Reviews Sundry

The Tudors: Passion, Power and Politics

The Tudors: Passion, Power and Politics is a special exhibition at Walker Art Gallery in Liverpool, still on for a week or so. I went to see it and loved it. I picked 15 pictures as highlights from the exhibition, some are just beautiful details from paintings because that was what I loved most about this exhibition.

On display there were paintings of all the Tudors, from Henry VII to Elizabeth I and also included portraits of Mary Queen of Scots, Philip of Spain, Lady Jane Gray, and courtiers. There were many portraits of Elizabeth I including the best known ones: Armada, Pelican, Darnley, Ditchley. It was a fantastic exhibition and I loved the book associated with it, as I bought it and reviewed it today on my book blog. Enjoy the pictures!

7 Comment

  1. I too, am amazed at the detailing on those gloves, the craftsmanship is outstanding.

    I often find that ‘classic’ art can often be quite depressing and austere in its general lack of colour, and sometimes the bodily proportions of sitters may not always be quite right. However detailing on clothing, especially lace and Elizabethan ruffs, will almost mesmerise me and I can spend ages admiring the individual brushstrokes of a painting.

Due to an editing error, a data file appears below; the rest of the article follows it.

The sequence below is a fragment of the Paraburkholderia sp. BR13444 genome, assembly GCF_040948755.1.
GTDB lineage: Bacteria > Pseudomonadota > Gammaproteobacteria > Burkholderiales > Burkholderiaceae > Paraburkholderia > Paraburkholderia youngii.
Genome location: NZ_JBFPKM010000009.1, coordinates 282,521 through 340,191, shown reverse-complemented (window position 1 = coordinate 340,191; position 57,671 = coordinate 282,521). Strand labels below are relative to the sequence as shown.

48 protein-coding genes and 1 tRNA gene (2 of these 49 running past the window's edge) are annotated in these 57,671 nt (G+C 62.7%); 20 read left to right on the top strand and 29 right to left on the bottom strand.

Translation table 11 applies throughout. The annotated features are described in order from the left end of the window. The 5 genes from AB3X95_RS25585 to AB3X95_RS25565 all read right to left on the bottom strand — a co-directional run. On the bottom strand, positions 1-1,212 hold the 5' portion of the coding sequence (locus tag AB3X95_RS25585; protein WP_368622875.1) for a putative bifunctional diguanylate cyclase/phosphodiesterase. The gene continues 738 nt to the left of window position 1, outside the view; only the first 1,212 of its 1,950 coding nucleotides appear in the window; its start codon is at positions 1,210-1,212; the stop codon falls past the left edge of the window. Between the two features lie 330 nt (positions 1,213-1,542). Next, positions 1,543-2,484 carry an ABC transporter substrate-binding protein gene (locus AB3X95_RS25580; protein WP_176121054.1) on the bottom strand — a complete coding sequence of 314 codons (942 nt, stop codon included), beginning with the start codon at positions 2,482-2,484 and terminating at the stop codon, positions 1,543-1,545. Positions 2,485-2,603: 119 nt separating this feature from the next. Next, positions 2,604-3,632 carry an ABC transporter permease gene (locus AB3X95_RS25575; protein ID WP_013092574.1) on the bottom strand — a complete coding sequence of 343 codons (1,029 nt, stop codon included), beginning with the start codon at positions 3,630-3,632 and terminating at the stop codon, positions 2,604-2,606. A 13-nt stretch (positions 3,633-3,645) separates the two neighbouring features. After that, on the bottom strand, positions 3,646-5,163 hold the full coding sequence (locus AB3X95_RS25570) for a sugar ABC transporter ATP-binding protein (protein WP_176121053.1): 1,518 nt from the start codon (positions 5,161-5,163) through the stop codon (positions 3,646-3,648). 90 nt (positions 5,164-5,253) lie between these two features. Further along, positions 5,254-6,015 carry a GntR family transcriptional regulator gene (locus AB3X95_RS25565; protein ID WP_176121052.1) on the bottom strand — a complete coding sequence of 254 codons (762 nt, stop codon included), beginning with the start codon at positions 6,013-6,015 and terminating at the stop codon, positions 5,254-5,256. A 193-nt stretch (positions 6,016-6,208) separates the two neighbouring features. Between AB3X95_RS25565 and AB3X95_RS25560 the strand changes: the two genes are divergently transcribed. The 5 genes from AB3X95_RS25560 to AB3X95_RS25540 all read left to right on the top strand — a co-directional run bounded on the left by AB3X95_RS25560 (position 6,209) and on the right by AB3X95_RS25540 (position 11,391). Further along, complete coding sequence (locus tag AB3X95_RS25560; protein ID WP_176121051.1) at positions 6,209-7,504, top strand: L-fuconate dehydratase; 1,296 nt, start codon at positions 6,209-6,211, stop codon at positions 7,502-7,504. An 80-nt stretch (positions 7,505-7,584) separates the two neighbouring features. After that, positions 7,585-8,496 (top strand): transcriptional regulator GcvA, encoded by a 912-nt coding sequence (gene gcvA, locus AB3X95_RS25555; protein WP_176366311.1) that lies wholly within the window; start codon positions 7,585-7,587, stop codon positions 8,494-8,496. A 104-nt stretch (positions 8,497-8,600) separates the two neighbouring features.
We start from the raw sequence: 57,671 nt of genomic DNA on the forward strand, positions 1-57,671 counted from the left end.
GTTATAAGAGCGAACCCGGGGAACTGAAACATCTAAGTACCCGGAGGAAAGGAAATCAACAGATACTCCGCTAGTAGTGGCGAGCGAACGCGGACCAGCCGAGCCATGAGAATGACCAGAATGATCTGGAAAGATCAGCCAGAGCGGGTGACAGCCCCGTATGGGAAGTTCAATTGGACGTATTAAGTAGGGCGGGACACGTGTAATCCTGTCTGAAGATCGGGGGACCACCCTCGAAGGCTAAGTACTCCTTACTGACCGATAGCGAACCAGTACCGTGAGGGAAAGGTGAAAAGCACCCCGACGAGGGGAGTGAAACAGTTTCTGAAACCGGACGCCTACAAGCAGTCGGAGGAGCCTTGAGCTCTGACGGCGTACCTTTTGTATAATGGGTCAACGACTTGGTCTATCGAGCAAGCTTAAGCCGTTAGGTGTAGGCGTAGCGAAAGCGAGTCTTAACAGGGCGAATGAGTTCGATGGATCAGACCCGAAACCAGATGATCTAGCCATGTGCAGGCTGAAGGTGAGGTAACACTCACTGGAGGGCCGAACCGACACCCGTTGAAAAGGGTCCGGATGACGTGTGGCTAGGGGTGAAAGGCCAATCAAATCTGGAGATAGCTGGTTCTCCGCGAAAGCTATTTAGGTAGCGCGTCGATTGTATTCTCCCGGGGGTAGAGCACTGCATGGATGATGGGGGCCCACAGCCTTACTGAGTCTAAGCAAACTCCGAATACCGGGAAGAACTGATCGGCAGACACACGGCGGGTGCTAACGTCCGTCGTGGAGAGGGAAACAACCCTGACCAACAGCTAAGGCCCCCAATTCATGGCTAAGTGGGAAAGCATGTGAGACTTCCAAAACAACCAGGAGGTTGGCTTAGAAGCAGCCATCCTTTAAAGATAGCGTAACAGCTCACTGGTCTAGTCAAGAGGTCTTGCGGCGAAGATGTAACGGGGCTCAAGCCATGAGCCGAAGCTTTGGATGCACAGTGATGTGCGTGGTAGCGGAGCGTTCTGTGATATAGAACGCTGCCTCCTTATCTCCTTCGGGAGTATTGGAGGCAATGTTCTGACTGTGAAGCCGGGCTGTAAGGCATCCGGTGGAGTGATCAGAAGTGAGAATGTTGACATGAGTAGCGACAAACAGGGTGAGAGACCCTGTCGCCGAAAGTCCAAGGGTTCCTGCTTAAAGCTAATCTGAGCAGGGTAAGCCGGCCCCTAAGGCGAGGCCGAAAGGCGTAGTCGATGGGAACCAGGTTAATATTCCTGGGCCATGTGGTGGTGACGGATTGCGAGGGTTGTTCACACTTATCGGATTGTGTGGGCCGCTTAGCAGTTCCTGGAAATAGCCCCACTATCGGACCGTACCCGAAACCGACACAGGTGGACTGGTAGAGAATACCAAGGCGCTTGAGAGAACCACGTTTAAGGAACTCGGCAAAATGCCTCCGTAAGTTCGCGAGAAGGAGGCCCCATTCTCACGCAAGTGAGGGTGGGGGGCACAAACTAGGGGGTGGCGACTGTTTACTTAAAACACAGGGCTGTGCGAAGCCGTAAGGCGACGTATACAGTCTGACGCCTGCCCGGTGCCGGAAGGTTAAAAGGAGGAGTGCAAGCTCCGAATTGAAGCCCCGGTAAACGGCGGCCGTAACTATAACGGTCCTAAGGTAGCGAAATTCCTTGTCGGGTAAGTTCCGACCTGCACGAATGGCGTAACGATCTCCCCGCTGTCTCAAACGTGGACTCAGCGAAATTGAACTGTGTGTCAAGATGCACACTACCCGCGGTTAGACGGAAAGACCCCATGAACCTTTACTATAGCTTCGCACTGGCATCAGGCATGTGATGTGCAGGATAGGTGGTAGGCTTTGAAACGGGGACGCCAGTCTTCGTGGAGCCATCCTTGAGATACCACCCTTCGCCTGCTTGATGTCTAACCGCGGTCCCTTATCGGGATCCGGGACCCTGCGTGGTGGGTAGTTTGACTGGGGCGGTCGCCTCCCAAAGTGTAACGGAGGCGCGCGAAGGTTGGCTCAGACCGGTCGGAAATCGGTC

A great exhibition 🙂

    1. It’s amazing that they survived for centuries too. I looked at them for a couple of minutes, so wonderful to see the details.
      The ruffs and details on clothing is beautiful to see up close. There were not railings, so we could get close to the paintings to see them properly. Loved it!

  2. Much as I love the Tudors, my real passion is the Plantagenet dynasty, which I think is so much more interesting. I wish people would focus on them for a change! But this is a wonderful exhibition, Anca, and my favourite image is the gloves. They are just incredible – I read your reply to a previous comment, which was so interesting!

    1. The detail of the toes are from the Ditchley portrait. I studied the paintings for an exam (only 1 question out of 3 was about portraiture) and enjoyed the topic very much.

      I loved the gloves, their designs could have a special meaning, like a memento mori in remembrance of someone they lost. It’s the same with the portrait pictured above the gloves, she was dead when the painting was made, hence her face is concealed by the branch.

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